If Vladimir Putin’s threat to use nuclear weapons in Russia’s war on Ukraine isn’t worrisome enough, Communist Party-controlled China is entering what President Xi Jinping calls his ‘new era’. – one that promises to pose a direct threat to the values and freedoms of the United States and the world, including the Holy See.
At the 20th Congress of the Communist Party of China last week, Xi consolidated his power with an unprecedented third term as CCP leader and purged the party of its most moderate leaders. He announced his firm resolve for a “centralized and unified party leadership” of all sectors in China and the governance of the CCP as a competitive global model. Xi intends to replace the US-led world order established after World War II on the principles of state sovereignty, freedom and non-aggression. Experts report that Xi is preparing China for a confrontation with the West, which he says is increasingly likely.
In his two-hour keynote address to the congress, Xi pledged to redouble his efforts on “socialism with Chinese characteristics,” a term and political system he tirelessly champions culturally, as well as politically. and economical, for all areas in China. It is an ideology that combines communism and Chinese nationalism.
“Marxism is the fundamental guiding ideology on which our party and our country are founded and prosper,” Xi said at the congress, and, amply acknowledging that Marxism has been adapted to the needs of modern China, he added: “Marxism works. “In fact, it is a system that ruthlessly denies individual freedoms of speech and religion, as well as a long list of other basic human rights.
The US State Department first recognized the threat of the new era under Secretary of State Mike Pompeo. This has been underscored by China’s lack of transparency and brutality in its response to the pandemic.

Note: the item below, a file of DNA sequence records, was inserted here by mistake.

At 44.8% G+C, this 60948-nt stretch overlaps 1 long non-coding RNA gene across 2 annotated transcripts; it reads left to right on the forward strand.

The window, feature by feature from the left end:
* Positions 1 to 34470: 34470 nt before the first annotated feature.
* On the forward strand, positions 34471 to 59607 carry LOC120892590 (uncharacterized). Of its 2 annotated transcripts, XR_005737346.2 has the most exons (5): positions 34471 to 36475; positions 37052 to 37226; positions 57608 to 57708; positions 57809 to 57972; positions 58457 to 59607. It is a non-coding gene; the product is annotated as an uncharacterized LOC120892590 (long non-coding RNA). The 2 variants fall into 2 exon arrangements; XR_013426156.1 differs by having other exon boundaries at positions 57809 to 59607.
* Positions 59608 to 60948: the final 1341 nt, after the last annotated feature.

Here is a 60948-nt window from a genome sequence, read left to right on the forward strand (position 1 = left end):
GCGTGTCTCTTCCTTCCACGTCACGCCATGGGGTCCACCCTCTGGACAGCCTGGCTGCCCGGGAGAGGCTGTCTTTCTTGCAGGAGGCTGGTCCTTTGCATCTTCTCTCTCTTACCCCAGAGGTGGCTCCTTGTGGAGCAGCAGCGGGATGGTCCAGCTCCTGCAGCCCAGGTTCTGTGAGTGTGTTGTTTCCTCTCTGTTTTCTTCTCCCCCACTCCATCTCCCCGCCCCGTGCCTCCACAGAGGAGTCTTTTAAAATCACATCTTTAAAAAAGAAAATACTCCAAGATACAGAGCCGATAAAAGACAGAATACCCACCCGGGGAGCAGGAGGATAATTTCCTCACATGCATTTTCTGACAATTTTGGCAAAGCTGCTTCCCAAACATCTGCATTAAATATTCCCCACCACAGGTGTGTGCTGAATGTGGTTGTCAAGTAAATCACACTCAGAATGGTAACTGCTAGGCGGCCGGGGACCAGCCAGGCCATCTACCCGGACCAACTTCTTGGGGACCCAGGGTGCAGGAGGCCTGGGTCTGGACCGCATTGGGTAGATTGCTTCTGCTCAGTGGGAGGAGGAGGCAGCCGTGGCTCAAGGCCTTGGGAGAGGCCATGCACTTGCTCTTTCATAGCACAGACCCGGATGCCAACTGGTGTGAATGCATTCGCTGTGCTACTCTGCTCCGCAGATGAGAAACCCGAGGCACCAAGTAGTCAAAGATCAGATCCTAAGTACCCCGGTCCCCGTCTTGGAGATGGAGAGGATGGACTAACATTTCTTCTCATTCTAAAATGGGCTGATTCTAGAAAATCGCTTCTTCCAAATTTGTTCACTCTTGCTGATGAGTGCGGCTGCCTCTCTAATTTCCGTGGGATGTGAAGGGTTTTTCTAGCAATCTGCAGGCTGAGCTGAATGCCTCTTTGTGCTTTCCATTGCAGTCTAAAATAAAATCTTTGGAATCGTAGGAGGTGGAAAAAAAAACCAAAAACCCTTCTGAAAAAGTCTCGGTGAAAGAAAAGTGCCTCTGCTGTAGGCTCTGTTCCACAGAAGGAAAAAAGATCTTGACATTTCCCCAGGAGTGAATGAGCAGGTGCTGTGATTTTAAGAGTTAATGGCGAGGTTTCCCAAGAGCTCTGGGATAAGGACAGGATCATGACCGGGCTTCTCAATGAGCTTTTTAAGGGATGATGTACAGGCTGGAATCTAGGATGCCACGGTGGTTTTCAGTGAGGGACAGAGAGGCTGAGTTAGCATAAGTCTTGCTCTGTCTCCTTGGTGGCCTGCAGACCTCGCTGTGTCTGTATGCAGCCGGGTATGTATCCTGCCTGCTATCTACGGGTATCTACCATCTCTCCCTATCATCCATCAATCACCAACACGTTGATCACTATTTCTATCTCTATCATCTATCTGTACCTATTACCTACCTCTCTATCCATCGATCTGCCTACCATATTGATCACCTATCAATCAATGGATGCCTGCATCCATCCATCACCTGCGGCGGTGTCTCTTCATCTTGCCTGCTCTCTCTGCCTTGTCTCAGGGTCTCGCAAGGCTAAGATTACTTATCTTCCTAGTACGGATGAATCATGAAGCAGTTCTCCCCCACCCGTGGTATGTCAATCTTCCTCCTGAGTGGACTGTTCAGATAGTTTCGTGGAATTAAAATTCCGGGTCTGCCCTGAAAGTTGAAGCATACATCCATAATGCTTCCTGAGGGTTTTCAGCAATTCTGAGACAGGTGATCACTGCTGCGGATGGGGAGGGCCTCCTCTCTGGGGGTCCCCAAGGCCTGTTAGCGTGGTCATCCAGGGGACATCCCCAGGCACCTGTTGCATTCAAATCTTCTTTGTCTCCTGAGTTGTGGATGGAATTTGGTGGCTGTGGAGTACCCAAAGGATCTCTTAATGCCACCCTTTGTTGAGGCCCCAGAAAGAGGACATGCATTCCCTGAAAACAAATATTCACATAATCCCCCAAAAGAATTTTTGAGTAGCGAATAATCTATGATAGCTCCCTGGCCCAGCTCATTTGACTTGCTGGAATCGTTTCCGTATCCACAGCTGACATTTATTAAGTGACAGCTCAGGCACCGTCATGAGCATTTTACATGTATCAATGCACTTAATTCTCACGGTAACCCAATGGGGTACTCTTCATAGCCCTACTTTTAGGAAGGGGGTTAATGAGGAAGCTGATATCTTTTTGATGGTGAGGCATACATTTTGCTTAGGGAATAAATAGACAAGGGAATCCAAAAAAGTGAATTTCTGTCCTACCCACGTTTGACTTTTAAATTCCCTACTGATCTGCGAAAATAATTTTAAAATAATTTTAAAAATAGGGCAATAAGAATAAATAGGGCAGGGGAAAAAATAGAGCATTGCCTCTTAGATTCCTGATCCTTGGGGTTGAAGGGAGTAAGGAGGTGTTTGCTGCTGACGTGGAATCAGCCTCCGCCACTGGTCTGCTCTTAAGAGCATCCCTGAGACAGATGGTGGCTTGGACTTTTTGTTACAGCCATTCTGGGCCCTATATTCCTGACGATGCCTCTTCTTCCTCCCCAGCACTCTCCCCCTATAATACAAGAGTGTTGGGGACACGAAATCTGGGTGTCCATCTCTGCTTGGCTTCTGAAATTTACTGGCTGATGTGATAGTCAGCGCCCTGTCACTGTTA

China is now identified as the United States’ only real geopolitical rival in the Biden administration’s US National Security Strategy Report, released on October 12. The report makes the chilling conclusion that China is “the only contender intent on both reshaping the order and, increasingly, the economic, diplomatic, military and technological power to advance that goal.
However, this report detailing the US determination to strengthen national security does not reflect the determination needed to counter Xi’s ideological war. It makes no mention of specific competition on the basis of freedom of speech and expression, religion and conscience. It is the fundamental rights that underpin our liberal democratic order, which clearly distinguish our system from the coercive dictatorship of the CCP.
How strong is the political commitment of the United States to defending these rights, whether domestically or internationally? Will these rights be eclipsed by interests in climate change, investment and trade, and a waning culture of national cancellation?
The Vatican also represents a moral voice on the world stage, but in the interest of advancing diplomacy, it did not want to use it against the CCP. It remains silent in the face of credible evidence of the CCP’s genocide against Uyghur Muslims, the crushing of civil society in Hong Kong, the practice of forced abortions, sterilizations and organ harvesting, and many other injustices. horrible. He censures himself on the ongoing persecution of eight Chinese bishops who hold papal office. These include Cardinal Joseph Zen, 90, of Hong Kong, whose politically transparent trial is due to resume this week; Hebei Bishop Julius Jia, a resister against the CCP’s directive to prevent children from learning Christianity; Henan Bishop Joseph Zhang, who ran a Catholic seminary without CCP approval; and the Bishop of Zhejiang, Peter Shao, who resists CCP indoctrination (the last three are held incommunicado).
The Vatican is even tolerating the CCP’s misrepresentation of the still-secret content of the agreement, making the Catholic underground believe that the Pope wants them to join the “patriotic” associations controlled by the party’s united front and promise “the ‘independence’ from papal teaching.
On Saturday, the day of the closing session of the CCP Congress from which Xi emerged newly invested with power, the Vatican announced the second renewal of its agreement with Beijing on the appointment of Catholic bishops. He no longer announces it as “historic” as when he first signed in 2018 because he is abysmally disappointing.
A third of Chinese dioceses still lack bishops, while in four years only six bishops have received new appointments. Despite this, Pope Francis proceeded with the renewal because he sees it as the diplomatic “art of the possible” as he explained to Reuters last July.